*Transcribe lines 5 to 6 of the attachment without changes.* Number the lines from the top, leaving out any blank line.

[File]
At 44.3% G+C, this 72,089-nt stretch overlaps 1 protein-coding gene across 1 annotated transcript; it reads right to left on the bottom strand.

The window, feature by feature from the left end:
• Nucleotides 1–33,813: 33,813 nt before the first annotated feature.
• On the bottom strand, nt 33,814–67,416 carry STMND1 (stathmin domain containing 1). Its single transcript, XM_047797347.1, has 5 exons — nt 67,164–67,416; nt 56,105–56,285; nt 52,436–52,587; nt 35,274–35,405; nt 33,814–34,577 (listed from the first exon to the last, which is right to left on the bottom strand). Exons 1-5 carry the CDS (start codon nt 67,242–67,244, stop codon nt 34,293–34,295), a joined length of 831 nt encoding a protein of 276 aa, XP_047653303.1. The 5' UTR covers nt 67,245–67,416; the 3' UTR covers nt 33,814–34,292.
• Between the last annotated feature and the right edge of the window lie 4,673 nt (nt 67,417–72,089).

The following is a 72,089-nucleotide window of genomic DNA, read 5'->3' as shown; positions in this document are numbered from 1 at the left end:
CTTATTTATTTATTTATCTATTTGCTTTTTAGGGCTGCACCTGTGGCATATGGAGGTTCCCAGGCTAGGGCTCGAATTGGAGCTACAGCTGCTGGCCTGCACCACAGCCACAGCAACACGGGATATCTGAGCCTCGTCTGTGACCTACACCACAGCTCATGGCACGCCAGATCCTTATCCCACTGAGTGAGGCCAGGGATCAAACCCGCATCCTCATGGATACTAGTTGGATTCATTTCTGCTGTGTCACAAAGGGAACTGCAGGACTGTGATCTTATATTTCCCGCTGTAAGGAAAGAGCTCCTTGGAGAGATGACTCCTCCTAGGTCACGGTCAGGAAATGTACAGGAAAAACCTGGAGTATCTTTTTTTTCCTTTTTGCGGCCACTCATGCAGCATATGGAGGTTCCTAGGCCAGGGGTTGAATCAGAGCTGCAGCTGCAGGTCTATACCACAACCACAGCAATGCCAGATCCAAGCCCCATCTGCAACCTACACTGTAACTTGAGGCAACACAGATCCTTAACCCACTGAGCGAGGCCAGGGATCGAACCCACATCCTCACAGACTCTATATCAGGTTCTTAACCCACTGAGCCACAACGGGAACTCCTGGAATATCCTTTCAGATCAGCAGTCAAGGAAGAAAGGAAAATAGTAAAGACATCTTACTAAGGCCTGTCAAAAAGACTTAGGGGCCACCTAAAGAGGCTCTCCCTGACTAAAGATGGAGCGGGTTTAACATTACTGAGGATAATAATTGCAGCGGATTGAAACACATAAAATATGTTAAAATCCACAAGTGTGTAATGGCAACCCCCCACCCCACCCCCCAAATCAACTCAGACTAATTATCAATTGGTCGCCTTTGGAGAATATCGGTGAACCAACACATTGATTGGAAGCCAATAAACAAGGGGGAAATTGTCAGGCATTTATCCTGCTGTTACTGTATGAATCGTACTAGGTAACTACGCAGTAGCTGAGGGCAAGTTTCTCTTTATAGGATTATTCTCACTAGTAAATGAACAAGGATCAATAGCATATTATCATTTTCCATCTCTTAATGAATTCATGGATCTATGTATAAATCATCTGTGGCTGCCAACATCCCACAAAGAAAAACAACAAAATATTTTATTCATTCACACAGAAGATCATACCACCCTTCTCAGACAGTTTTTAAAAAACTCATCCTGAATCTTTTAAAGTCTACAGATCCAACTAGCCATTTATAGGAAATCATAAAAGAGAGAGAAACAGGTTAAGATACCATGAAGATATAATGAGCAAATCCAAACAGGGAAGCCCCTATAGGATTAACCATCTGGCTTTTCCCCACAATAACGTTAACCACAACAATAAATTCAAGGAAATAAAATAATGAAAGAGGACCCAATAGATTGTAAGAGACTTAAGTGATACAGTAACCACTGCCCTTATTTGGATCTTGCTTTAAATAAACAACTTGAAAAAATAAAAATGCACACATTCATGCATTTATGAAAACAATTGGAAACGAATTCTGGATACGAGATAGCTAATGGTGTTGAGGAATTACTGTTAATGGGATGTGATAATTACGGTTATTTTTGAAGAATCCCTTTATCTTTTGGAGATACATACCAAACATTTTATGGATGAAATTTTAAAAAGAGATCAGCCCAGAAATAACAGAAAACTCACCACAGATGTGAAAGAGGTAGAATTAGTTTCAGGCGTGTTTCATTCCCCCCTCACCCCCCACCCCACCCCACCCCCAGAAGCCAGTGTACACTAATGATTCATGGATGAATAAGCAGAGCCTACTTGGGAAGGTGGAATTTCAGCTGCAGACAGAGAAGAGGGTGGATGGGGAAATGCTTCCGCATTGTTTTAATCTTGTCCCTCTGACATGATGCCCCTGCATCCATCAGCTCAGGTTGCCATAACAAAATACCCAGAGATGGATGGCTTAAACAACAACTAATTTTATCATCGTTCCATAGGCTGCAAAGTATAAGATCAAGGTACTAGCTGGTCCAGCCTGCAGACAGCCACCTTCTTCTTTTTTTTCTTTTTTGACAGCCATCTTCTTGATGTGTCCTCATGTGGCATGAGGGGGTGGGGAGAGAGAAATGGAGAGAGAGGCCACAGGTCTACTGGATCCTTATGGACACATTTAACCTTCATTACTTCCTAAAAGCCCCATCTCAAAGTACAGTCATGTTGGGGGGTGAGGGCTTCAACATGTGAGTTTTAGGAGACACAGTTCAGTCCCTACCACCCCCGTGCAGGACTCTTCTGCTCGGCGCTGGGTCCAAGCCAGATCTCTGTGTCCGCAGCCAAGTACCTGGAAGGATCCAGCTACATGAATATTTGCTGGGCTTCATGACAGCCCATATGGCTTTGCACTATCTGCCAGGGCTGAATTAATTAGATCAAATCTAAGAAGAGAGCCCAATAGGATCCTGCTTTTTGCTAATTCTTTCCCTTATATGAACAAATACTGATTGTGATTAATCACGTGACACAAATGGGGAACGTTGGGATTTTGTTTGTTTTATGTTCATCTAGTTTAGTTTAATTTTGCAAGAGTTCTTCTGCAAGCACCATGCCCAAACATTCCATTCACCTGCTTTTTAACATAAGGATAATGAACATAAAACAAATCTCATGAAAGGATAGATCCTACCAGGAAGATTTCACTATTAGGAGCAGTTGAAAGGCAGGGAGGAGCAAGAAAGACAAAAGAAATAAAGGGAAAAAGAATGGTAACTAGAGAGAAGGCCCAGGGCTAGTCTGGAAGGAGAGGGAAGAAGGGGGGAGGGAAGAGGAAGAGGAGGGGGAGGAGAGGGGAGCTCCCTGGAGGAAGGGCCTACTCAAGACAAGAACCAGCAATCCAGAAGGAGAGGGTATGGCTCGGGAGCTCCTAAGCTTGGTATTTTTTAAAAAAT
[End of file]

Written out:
• Between the last annotated feature and the right edge of the window lie 4,673 nt (nt 67,417–72,089).

The following is a 72,089-nucleotide window of genomic DNA, read 5'->3' as shown; positions in this document are numbered from 1 at the left end: